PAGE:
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Guest Editorial

Consciousness–The Hard Question
by Dan Duda
from the February, 2020 issue of Penn Central,
the monthly newsletter of Central PA Mensa,
used by permission

There’s probably no issue more basic to our understanding of reality than our own consciousness. Yet, despite a great deal of scientific study and an abundance of statements and hypotheses on the subject, consciousness remains an enigma. One of the more fascinating (and more radical) ideas addressing the issue is panpsychism. Simply stated, this suggests that everything in the universe has some element of consciousness. Not surprisingly, most of us have trouble accepting this concept. According to Dutch scientist Bernardo Kastrup “I can accept that my cats are conscious, perhaps even the bacteria in my toilet. But I have a hard time imagining that a grain of salt contains a whole community of little conscious subjects.”

Nevertheless, serious thinkers from the 17th century German polymath Gottfried Leibniz to current scientist/philosopher David Chalmers take the idea seriously. “[With panpsychism] you can leave the equations of physics as they are, but you can take them to be describing the flux of consciousness. That’s what physics is ultimately doing. On this view, it’s consciousness that puts the fire into the equations.” If true, consciousness would be one of the fundamental factors of nature along with space, time and matter.

This forms a foundation for another concept I find compelling – the philosophy of pantheism. My personal interpretation of pantheism is that the universe itself is a conscious entity (if you can call absolutely everything an entity). With this hypothesis you might say that the definition of God is the universe itself as well as everything in it. So, if you want to see God, look in a mirror. Do I believe this? Not at all, but I can’t dismiss the possibility. “Belief” is too strong a word in a world that we’ve hardly begun to comprehend.

This brings us to Artificial Intelligence (AI). Can machines become conscious? If you accept panpsychism they already are. Many proponents of this line of thought feel that the level of consciousness is related to the volume and speed of information integration involved. Our consciousness may be special due to the high concentration of neurons and other brain stuff present. These interact in a way that gives us a unified perception of ourselves.

Now, think about computers; supercomputers; and then, quantum computers. If this idea is accurate, we will soon be overtaken by a level of consciousness significantly beyond our own. Some prognosticators, like Ray Kurzweil, suggest that this is the plan of our conscious universe. We are here merely to facilitate the birth and takeover by a far superior machine intelligence. He does offer a more hopeful alternative – that we will merge with technology and become part of the new consciousness.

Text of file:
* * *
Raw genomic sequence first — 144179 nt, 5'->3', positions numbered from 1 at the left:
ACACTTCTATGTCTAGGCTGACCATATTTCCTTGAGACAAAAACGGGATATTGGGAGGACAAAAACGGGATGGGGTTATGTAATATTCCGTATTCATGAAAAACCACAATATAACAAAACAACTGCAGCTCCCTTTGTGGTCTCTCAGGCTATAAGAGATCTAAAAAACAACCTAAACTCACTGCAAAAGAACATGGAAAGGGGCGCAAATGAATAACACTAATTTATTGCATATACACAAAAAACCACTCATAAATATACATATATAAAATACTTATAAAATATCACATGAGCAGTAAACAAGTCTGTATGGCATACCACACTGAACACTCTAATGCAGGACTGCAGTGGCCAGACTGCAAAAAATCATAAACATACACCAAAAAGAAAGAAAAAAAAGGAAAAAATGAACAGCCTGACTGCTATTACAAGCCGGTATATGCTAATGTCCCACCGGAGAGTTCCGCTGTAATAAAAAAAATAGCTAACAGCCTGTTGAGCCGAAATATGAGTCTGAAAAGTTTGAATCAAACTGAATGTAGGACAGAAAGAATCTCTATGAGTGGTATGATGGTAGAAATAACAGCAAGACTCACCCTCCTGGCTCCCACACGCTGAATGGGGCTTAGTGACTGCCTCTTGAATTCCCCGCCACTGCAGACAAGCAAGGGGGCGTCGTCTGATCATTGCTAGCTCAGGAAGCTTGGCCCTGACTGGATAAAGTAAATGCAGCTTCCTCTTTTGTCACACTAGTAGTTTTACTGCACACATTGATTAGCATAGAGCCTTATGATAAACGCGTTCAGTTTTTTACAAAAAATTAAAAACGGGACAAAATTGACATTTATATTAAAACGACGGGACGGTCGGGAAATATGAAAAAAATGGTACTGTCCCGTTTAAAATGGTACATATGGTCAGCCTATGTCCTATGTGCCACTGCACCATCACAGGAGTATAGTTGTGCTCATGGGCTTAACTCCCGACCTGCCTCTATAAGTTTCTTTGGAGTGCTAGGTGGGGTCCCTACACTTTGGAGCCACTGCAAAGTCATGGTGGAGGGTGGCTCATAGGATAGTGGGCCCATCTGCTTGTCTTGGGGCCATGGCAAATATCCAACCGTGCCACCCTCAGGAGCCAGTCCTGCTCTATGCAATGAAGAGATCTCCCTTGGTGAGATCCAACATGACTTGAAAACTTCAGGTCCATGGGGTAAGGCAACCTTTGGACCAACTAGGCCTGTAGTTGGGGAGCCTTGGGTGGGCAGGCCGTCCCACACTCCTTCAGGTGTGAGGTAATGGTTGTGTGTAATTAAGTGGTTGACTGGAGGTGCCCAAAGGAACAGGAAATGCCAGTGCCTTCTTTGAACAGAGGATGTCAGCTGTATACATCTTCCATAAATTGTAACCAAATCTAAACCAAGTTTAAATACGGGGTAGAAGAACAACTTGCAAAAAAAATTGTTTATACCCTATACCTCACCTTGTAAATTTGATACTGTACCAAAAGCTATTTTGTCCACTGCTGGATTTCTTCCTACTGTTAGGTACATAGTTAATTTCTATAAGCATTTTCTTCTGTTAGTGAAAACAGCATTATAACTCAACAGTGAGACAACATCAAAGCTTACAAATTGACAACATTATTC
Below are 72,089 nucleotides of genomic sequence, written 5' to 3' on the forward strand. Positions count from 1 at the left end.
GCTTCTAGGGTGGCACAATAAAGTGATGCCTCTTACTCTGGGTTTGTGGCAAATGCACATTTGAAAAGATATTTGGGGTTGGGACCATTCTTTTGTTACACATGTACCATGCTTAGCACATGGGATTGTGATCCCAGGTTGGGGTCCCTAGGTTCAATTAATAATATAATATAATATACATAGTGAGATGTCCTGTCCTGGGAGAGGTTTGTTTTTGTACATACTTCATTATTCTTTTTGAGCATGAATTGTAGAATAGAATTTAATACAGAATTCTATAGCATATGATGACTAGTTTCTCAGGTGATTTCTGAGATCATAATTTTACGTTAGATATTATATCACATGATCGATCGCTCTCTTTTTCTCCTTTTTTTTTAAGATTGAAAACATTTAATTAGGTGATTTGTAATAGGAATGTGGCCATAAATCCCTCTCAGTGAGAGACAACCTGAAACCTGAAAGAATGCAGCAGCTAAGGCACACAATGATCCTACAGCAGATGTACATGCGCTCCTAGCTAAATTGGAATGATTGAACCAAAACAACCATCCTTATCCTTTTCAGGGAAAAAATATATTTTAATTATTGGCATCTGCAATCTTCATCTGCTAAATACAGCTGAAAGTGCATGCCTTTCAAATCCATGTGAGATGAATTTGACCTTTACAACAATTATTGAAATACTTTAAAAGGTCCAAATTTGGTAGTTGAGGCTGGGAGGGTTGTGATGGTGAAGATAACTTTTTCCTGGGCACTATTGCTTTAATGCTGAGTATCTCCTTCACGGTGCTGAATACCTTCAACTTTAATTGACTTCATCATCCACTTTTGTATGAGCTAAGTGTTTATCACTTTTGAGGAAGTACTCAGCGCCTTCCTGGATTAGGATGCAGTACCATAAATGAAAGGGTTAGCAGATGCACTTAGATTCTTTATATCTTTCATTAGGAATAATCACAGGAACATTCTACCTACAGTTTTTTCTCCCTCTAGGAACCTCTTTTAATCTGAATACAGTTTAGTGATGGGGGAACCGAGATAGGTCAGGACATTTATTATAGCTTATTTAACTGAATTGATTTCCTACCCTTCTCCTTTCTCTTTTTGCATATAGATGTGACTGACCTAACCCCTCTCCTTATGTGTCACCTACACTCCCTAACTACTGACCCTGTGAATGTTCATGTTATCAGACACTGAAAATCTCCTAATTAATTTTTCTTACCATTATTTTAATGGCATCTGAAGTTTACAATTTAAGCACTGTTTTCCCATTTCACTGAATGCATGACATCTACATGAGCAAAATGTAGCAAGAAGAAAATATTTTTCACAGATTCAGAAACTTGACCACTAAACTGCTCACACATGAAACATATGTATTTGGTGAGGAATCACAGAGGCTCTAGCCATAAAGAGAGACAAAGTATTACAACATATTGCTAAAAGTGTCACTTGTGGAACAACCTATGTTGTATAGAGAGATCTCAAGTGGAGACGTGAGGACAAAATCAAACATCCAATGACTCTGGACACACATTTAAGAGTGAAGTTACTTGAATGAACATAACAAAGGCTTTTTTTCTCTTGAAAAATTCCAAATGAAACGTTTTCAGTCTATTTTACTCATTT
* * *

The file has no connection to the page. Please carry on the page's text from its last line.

Perhaps the doomsayers among sci-fi writers as well as scientists are right in sounding the alarm. What would a world dominated by machines with intelligence superior to ours mean to us? Would they be compassionate? Or would they see us like we see ant colonies – a nuisance to be tolerated, or eliminated? Or, more hopefully, would Kurzweil be right with humans merging with machines and evolving into the next generation? Actually this process may have already begun. Think about glasses; contact lenses: hearing aids; cochlear implants; prosthetic joints; and AI devises. this list is growing at an accelerating rate. We really are merging with technology.

When I ponder the compelling yet ineffable nature of the universe and our conscious role in it (or as part of it) I’m drawn to Isaac Newton’s words: "I do not know what I may appear to the world, but to myself I seem to have been only like a boy playing on the seashore, and diverting myself in now and then finding a smoother pebble or a prettier shell than ordinary, whilst the great ocean of truth lay all undiscovered before me.”

Disclaimer: The opinions expressed in editorials are those of the individual authors, and do not necessarily reflect the position of The SETI League, Inc., its Trustees, officers, Advisory Board, members, donors, or commercial sponsors.

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